Tesla is reportedly going to India, Japan again says it is done with this gasoline nonsense, and the Volkswagen Beetle. All that and more in The Morning Shift for December 28, 2020.
It’s December 28 I’ve just typed; I’ll be honest I’m still a bit off the mark, as temporarily living in Los Angeles has predictably turned me very soft. How anyone gets any work done out here is beyond me.
Tesla Inc will come to India early next year, country’s transport minister Nitin Gadkari told national daily the Indian Express on Monday.
The electric-car maker will start with sales and then might look at assembly and manufacturing based on the response, the minister told the newspaper.
Tesla and the minister’s office could not be immediately reached by Reuters for comment.
Teslas are a bit more expensive overseas.
The first model to be launched will be Model 3, the cheapest among Tesla vehicles, with prices starting at over $74,739 (5.5 million Indian rupees), according to a report in the Economic Times on Saturday.
Elon spent his holiday break tweeting, which is about the worst way to spend any holiday. One of those tweets said that it would be “impossible” for Tesla to go private at this point.
You might remember a whole dumb episode about Elon tweeting about Tesla going private. Sometimes I like to imagine what we would think of Elon if his Twitter didn’t exist, but at this point that’s an inextricable part of his brand, and probably an inextricable part of Tesla’s stock price.
The country has said almost as much before. On Friday, when many people were busy doing Christmas, it said it again.
Japan aims to eliminate gasoline-powered vehicles in the next 15 years, the government said on Friday in a plan to reach net zero carbon emissions and generate nearly $2 trillion a year in green growth by 2050.
The “green growth strategy,” targeting the hydrogen and auto industries, is meant as an action plan to achieve Prime Minister Yoshihide Suga’s October pledge to eliminate carbon emissions on a net basis by mid-century.
The government will offer tax incentives and other financial support to companies, targeting 90 trillion yen ($870 billion) a year in additional economic growth through green investment and sales by 2030 and 190 trillion yen ($1.8 trillion) by 2050.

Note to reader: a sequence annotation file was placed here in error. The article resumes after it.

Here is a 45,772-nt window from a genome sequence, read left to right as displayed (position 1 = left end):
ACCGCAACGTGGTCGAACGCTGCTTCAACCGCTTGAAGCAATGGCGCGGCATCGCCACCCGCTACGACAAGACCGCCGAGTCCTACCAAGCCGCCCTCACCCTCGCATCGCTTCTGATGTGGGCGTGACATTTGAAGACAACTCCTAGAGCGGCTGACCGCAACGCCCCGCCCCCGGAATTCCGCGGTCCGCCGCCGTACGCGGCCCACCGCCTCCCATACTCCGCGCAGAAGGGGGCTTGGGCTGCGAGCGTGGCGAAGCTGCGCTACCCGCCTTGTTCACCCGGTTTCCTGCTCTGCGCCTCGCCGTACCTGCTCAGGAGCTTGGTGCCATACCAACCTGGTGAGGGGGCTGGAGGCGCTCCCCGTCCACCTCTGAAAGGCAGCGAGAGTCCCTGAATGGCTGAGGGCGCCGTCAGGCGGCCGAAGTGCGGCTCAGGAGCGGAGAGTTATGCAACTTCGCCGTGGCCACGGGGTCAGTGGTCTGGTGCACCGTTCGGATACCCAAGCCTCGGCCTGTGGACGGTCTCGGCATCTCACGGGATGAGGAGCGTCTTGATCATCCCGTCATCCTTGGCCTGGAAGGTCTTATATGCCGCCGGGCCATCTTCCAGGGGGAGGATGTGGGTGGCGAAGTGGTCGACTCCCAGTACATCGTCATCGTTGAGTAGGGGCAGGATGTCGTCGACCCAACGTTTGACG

A 2 trillion yen green fund will support corporate investment in green technology.
This is all, of course, because of the European Union’s regulatory structure.
BMW AG plans to produce an additional quarter of a million electric cars in the coming three years, according to the German automaker’s chief executive officer.
“We already had ambitions growth plans and want to further expand our market position,” CEO Oliver Zipse said in an interview with the Augsburger Allgemeine newspaper published Sunday.
Zipse said his “biggest concern” is that Germany’s transition to E-cars will be hampered by a lack of charging infrastructure, with Europe’s biggest economy expected to have as many as 10 million of the vehicles on the road by 2030.
About 70 million new cars are sold globally every year give or take a few million, so 250,000 is just a sliver but things are heading in the right direction.
Yesterday in 1945 Volkswagen started mass production of the Beetle. You probably have never heard of this car, as it never became a cultural icon or had much resonance in car history. Indeed, Volkswagen started producing the Beetle back then and it was never heard from again.
Volkswagen is celebrating the 75th anniversary of one of the most important dates in its history. Against all odds, it launched series production of the Type 1 — which we know as the Beetle — on December 27, 1945.
Prior to that date, the factory in Wolfsburg, Germany, and the Beetle both faced a grim future. Although the car was developed before World War II, only 630 units were built during the conflict as the factory shifted its attention to the war effort. It was consequently bombed by Allied forces several times during 1944. When peace returned, it would have been much easier to level the factory, scrap the Beetle, and do something else with the site.
Despite the hurdles, Volkswagen launched series production of the Type 1 two days after Christmas in 1945, and it built a total of 55 cars before December 31. Cars were largely assembled by hand, so the factory didn’t reach the 1,000-cars-per-month goal until early 1946. At the time, exceeding that number wasn’t possible due to the aforementioned shortages, but production increased significantly as the situation improved. Introducing the Beetle to the United States in 1949 dramatically increased its popularity, and it helped turn the model into an icon.
Mass transit advocates have been obsessed with high-speed rail as long as I can remember, but may I suggest more streetcars and buses instead.
I can’t get over how good the car scene is in Los Angeles. Everything looks like it hasn’t aged a day and there are so many small Japanese trucks. And Corvettes. Give me all the old small Japanese trucks and Corvettes.